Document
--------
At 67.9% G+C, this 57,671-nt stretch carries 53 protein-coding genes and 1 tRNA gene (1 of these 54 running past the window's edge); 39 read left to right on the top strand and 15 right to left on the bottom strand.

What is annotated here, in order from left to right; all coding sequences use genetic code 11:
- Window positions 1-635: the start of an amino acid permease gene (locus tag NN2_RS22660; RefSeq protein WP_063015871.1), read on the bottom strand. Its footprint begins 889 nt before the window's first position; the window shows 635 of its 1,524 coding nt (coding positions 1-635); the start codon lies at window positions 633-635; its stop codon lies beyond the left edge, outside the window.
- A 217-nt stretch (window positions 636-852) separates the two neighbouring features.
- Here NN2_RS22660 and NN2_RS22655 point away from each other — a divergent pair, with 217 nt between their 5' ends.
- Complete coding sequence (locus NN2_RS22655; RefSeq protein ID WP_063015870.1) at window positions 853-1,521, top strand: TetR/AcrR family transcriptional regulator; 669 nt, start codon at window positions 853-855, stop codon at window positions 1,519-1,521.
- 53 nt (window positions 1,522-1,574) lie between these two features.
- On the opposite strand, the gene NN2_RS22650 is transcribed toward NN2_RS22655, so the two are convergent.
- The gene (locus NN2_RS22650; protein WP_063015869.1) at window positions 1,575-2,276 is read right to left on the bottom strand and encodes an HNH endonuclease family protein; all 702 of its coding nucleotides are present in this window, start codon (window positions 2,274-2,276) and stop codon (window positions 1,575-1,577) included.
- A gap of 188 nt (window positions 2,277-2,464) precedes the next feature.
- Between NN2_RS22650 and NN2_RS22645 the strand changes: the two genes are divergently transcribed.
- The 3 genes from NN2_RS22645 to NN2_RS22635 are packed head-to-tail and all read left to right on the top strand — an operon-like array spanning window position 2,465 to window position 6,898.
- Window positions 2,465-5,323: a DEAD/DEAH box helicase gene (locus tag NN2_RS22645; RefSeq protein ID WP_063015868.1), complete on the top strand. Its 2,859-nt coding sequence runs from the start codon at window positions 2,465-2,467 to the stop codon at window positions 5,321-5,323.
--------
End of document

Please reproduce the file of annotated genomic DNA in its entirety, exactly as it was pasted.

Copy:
At 67.9% G+C, this 57,671-nt stretch carries 53 protein-coding genes and 1 tRNA gene (1 of these 54 running past the window's edge); 39 read left to right on the top strand and 15 right to left on the bottom strand.

What is annotated here, in order from left to right; all coding sequences use genetic code 11:
- Window positions 1-635: the start of an amino acid permease gene (locus tag NN2_RS22660; RefSeq protein WP_063015871.1), read on the bottom strand. Its footprint begins 889 nt before the window's first position; the window shows 635 of its 1,524 coding nt (coding positions 1-635); the start codon lies at window positions 633-635; its stop codon lies beyond the left edge, outside the window.
- A 217-nt stretch (window positions 636-852) separates the two neighbouring features.
- Here NN2_RS22660 and NN2_RS22655 point away from each other — a divergent pair, with 217 nt between their 5' ends.
- Complete coding sequence (locus NN2_RS22655; RefSeq protein ID WP_063015870.1) at window positions 853-1,521, top strand: TetR/AcrR family transcriptional regulator; 669 nt, start codon at window positions 853-855, stop codon at window positions 1,519-1,521.
- 53 nt (window positions 1,522-1,574) lie between these two features.
- On the opposite strand, the gene NN2_RS22650 is transcribed toward NN2_RS22655, so the two are convergent.
- The gene (locus NN2_RS22650; protein WP_063015869.1) at window positions 1,575-2,276 is read right to left on the bottom strand and encodes an HNH endonuclease family protein; all 702 of its coding nucleotides are present in this window, start codon (window positions 2,274-2,276) and stop codon (window positions 1,575-1,577) included.
- A gap of 188 nt (window positions 2,277-2,464) precedes the next feature.
- Between NN2_RS22650 and NN2_RS22645 the strand changes: the two genes are divergently transcribed.
- The 3 genes from NN2_RS22645 to NN2_RS22635 are packed head-to-tail and all read left to right on the top strand — an operon-like array spanning window position 2,465 to window position 6,898.
- Window positions 2,465-5,323: a DEAD/DEAH box helicase gene (locus tag NN2_RS22645; RefSeq protein ID WP_063015868.1), complete on the top strand. Its 2,859-nt coding sequence runs from the start codon at window positions 2,465-2,467 to the stop codon at window positions 5,321-5,323.